The former president of the Region had tried to persuade the Parliamentary Assembly of the Mediterranean (APM) to transfer its secretariat from Malta to Marseille to thwart the Cosquer cave reconstruction project already decided by Christian Estrosi. But he failed to do so, even though only a few votes were missing during the vote on the subject. 

24 M€ of investment

Frédéric Prades, director of Cosquer Méditerranée, is delighted that these works can be seen by the general public (photo: F.Dubessy)
Frédéric Prades, director of Cosquer Méditerranée, is delighted that these works can be seen by the general public (photo: F.Dubessy)
In a month, the building, a true architectural gesture, will be able to exclaim "don't call me Villa Méditerranée anymore, the Mediterranean has let me down". Well, not quite, because the mare nostrum will be present, not only a few steps away but also inside.
The site, which has become Cosquer Méditerranée, will present several scenographies over 1325 m² (13 prehistoric animals, permanent exhibitions, video spaces...). And above all, it will offer a journey in one of the forty-four exploration modules, through a reconstruction of the Cosquer cave, discovered in 1985 by the Cassidian diver Henri Cosquer and classified since September 1992 as a historical monument by the French Ministry of Culture.

This highlight of the visit will allow visitors to see, almost life-size, 500 drawings and engravings, including 200 animals (horses, penguins, bisons...) and sixty-five handprints (men, women and even children), on 1750 m² of walls. "The Cosquer cave is a sunken treasure in our creeks that we could not make accessible to the public," explains Frédéric Prades, who has been the director of Cosquer Méditerranée for the past six months. Experts point out that the Cap Morgiou site (Cassis, near Marseille), whose entrance is thirty-seven metres underwater, will have disappeared due to rising water levels in the next half-century. It was therefore necessary to work quickly to reproduce it with the help of 3D modelling carried out by scanners in order to respect - and a scientific committee set up by the French State and the Provence-Alpes-Côte d'Azur Region is keeping a close eye on this - the smallest detail of the drawings traced in the rock between 19,000 and 30,000 years before our era.

To do this, the majestic spiral staircase had to be sacrificed and the basement partitions completely revised. The only thing that survived was the majestic 400-seat amphitheatre, which will be used to show a film on the history of the Cosquer cave. In all, an investment of €24 million (of which €9 million was contributed by the Region) to transform everything.

700,000 visitors expected in the first year

The cave has been reconstructed down to the last detail (photo: F.Dubessy)
The cave has been reconstructed down to the last detail (photo: F.Dubessy)
Cosquer Méditerranée will become a new asset in the attraction of this region whose tourist activity represents a turnover of €30 billion and contributes 13% of GDP. François de Canson, President of the Regional Tourism Committee and Vice-President of the Region, is not mistaken. "It's our very own Eiffel Tower. Not in height, but in depth", he indicated on Thursday 28 April 2022 during a presentation of the progress of the work.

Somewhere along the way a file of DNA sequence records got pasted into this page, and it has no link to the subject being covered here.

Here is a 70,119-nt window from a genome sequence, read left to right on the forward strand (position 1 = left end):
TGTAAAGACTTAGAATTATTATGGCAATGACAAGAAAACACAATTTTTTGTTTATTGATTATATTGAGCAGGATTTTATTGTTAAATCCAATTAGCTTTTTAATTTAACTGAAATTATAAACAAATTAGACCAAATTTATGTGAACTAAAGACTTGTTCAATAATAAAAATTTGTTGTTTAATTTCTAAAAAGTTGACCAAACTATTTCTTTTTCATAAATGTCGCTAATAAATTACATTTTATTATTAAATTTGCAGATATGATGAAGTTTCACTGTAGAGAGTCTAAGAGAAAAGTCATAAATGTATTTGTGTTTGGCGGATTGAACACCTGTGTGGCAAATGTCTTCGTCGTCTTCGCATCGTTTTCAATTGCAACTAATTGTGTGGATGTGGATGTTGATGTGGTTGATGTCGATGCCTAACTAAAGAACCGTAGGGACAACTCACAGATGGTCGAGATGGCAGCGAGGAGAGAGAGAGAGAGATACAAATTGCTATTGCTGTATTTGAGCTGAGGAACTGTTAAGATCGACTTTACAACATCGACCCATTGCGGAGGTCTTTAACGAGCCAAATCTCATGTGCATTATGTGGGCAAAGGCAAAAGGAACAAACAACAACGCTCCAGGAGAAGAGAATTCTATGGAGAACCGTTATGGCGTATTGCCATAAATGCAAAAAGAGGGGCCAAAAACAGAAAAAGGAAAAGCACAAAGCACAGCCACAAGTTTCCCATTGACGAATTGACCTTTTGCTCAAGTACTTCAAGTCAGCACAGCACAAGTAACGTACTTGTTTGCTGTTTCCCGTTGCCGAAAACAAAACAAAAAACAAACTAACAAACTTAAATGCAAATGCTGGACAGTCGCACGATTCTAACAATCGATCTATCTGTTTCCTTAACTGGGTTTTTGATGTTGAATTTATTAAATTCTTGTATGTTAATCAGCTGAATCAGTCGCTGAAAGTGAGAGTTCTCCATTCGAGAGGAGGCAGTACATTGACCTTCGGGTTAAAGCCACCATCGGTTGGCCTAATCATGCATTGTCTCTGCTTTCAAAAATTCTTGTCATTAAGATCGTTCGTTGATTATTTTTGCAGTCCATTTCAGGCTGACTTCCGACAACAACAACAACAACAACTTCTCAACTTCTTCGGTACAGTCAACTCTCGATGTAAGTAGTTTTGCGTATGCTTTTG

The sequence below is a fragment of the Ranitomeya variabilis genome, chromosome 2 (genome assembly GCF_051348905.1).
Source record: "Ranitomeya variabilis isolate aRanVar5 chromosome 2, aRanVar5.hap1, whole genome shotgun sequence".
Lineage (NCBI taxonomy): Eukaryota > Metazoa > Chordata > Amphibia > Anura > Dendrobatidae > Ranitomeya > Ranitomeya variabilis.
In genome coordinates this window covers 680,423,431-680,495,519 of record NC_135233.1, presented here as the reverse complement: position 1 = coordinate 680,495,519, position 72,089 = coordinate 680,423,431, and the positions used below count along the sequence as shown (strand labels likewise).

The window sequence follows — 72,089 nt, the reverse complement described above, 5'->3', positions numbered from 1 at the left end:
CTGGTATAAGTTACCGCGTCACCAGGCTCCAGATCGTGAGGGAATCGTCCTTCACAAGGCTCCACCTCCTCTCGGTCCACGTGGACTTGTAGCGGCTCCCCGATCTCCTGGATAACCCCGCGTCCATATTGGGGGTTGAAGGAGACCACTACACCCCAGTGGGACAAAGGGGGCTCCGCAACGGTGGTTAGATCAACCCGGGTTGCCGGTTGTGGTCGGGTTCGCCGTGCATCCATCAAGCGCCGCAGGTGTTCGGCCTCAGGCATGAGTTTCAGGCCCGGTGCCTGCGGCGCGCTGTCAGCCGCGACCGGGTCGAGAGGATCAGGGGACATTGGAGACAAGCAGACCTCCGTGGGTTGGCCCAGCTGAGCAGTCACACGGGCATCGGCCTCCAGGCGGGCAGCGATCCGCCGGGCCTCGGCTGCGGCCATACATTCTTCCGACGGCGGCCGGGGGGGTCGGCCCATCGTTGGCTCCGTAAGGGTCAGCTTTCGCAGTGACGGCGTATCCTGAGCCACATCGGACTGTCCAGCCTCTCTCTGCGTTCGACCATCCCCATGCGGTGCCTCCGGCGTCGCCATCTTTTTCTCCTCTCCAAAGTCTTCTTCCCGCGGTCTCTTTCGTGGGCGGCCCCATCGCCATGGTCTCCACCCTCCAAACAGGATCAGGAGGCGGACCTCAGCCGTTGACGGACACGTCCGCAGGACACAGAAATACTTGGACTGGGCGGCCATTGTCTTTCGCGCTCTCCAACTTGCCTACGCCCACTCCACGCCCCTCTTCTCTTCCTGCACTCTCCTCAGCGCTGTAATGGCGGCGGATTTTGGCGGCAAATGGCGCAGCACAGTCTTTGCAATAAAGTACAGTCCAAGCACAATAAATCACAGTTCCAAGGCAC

"We have a twenty-five year concession," said Jacques Galland, secretary general of the Kléber Rossillon group. The company will have to pay a fixed fee of €300,000 per year to the Region, which remains the owner of the premises, and a variable fee based on the number of admissions. "We are expecting around 700,000 visitors in the first year and 500,000 in the following years," he says. A figure that is very difficult to estimate, however. For the Chauvet 2 cave, also managed by Kléber Rossillon, the group estimated the number of visitors at 450,000 in the first year, and 600,000 went there (350,000 per year on average today). Jacques Galland estimates that Cosquer Méditerranée (100 employees during the works and the first months of opening and 80 in the long term) should generate between 7 and 8 M€ of turnover.

A penguin, one of the 200 animals represented (photo: F.Dubessy)
A penguin, one of the 200 animals represented (photo: F.Dubessy)
​From the Cosquer cave to Cosquer Méditerranée

It took almost thirty years from the discovery of the entrance to the cave by Henri Cosquer near the Triperie cove at Cap Morgiou to the creation of its replica in Marseille.

1985: Discovery of the entrance to the gallery leading to the cave

1991: Declaration of the cave to the DRASSM (Department of Archaeological and Subaquatic Research)

1992: Classification of the cave as a historical monument

1994: Partial survey of the volumes by scanning carried out by EDF

1995-2000: Development of the site by the DRASSM

2000: The cave comes under the control of the Regional Archaeology Service of the DRAC Provence-Alpes-Côte d'Azur

2016: Start of 3D surveys

2016: The Provence-Alpes-Côte d'Azur Region chooses to create a project to promote the heritage of the Cosquer cave on the site of the Villa Méditerranée

2018: Agreement between the State and the Provence-Alpes-Côte d'Azur Region for a restitution project

2019: Signature of the 25-year concession in favour of the Kléber Rossillon group

4 June 2022: Opening of Cosquer Méditerranée to the public